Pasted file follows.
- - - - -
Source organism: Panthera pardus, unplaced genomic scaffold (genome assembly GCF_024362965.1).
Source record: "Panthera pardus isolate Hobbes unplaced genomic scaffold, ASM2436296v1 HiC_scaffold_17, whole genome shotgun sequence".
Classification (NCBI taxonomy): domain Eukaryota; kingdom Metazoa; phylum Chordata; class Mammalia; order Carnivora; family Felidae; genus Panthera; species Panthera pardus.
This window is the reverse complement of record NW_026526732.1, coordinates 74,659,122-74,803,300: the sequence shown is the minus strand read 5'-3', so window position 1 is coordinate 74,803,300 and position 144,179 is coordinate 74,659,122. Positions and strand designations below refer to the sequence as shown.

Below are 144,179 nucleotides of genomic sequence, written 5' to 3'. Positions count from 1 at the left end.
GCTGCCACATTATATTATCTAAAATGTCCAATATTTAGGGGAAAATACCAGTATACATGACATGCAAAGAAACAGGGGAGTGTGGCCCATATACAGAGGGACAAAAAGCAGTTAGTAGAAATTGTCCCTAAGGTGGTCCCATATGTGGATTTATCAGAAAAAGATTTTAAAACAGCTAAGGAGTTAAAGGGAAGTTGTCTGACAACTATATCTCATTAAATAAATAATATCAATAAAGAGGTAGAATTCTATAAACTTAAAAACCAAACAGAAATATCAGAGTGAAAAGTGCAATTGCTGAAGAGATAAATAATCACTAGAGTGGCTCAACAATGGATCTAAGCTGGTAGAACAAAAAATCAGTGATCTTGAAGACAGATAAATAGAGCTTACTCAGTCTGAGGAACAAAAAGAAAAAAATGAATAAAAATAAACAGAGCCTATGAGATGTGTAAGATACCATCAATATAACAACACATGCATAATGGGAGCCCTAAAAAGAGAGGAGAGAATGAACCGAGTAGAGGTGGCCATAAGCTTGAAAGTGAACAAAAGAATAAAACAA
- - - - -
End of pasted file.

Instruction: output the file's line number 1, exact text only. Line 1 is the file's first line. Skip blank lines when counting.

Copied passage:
Source organism: Panthera pardus, unplaced genomic scaffold (genome assembly GCF_024362965.1).